Sen. Bernie Sanders, I-Vt., isn’t the only pharma critic shining a light on relatively unknown drugmaker Catalyst Pharmaceuticals. The watchdogs at Patients For Affordable Drugs blasted the company’s $375,000 list price for Firdapse Wednesday and urged industry group BIO to drop the company as a member.
In a letter to BIO president and CEO Jim Greenwood, P4AD founder David Mitchell said the trade group has an opportunity to publicly disavow price-gouging. The case against Catalyst “could not be clearer," Mitchell wrote.
Firdapse treats the rare neuromuscular disorder Lambert-Eaton myasthenic syndrome and won FDA approval late last year. Before the FDA approval, LEMS patients could access the drug for free for decades under the FDA’s compassionate use program, Mitchell wrote. It's sold in Europe by BioMarin.
Catalyst licensed U.S. rights to Firdapse and snagged seven years of orphan-drug exclusivity, and the drug's FDA approval pushes the older version aside. Even after rebates and discounts, Firdapse's price is around $300,000, the company said during a recent earnings call.
“There is no possible moral justification for this move by your member, Catalyst,” Mitchell wrote to Greenwood. “This is abuse of our laws and regulatory framework to exploit patients, consumers and taxpayers.”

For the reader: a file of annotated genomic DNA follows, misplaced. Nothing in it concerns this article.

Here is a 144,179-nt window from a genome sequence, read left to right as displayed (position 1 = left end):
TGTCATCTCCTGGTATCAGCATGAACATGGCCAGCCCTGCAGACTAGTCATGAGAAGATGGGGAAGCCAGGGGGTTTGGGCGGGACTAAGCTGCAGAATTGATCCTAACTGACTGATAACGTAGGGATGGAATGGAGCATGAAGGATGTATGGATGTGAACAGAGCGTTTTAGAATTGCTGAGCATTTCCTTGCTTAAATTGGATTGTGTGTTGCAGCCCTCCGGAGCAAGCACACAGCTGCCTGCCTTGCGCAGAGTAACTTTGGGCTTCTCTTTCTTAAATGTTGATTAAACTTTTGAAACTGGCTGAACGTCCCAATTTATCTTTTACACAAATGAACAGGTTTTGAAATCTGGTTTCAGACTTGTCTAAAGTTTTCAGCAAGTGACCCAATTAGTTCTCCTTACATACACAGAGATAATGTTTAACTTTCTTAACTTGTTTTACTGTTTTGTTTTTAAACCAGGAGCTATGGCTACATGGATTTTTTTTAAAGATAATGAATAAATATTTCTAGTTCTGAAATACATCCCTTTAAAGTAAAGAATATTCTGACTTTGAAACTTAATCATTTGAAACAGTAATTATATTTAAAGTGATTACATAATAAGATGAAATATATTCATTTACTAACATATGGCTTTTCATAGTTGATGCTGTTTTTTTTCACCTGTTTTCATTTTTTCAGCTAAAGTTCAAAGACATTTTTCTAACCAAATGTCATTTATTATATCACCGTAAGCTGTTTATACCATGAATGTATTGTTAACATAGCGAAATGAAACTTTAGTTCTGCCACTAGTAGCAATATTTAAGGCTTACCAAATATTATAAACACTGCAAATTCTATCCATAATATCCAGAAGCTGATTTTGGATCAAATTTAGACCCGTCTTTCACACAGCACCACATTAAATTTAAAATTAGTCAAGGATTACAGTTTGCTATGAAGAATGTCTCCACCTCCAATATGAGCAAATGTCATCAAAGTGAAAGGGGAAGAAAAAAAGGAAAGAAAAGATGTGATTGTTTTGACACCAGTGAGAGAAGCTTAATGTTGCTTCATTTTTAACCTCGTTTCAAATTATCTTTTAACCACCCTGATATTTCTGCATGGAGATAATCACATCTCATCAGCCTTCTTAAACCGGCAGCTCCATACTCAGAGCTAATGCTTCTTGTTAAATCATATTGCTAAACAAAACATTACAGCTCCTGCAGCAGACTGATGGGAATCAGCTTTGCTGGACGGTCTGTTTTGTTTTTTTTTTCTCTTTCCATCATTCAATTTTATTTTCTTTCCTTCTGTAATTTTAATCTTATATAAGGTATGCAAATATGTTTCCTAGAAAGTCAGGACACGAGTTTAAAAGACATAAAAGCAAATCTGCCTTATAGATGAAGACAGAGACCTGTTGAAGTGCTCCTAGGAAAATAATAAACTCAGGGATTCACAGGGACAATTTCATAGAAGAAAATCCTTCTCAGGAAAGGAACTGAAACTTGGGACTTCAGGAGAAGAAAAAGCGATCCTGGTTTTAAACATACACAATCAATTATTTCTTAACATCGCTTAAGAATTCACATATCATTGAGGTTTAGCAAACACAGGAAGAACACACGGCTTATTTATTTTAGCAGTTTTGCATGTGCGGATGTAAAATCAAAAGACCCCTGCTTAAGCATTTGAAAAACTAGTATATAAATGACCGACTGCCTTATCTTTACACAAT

BIO didn’t immediately respond to a request for comment.
Catalyst isn’t facing pressure just from patient advocates at P4AD. Sen. Bernie Sanders, who often takes up the issue of drug prices and access, has homed in on the company’s strategy as well. After Firdapse's price made headlines, Sanders wrote to the company, calling its pricing a “blatant fleecing of American taxpayers” and a prime example of “corporate greed.” He asked Catalyst to reconsider.
In its response, the drugmaker contended that there was a large unmet need for an FDA-approved drug before it stepped in to take Firdapse to market. Before the FDA approval, only about 200 of an estimated 3,000 LEMS patients in the U.S. were using the unapproved version, and faced considerable red tape to get it, the company said. With Firdapse's FDA nod, all LEMS patients have access, Catalyst said, and the company has patient-assistance programs that make it affordable. The drug's revenue will help company is continue its research on the drug in other neuromuscular diseases, the company argued.
Catalyst's case wasn’t good enough for Sen. Sanders, though. He recently asked the FDA not to punish pharmacies and manufacturers if they distribute unbranded copies.
The situation carries some similarities to Marathon Pharma's 2017 controversy on Duchenne muscular dystrophy med Emflaza, which had been available overseas for $1,000 for decades. Marathon acquired U.S. rights, did necessary testing to win an FDA nod and secured 7 years of U.S. exclusivity along with the FDA approval.
Marathon then priced the drug at $89,000 and ran into pushback, including from Sen. Sanders. Trade group PhRMA ended up booting the company and reworking its membership criteria. Marathon later sold the drug and shuttered operations, according to reports.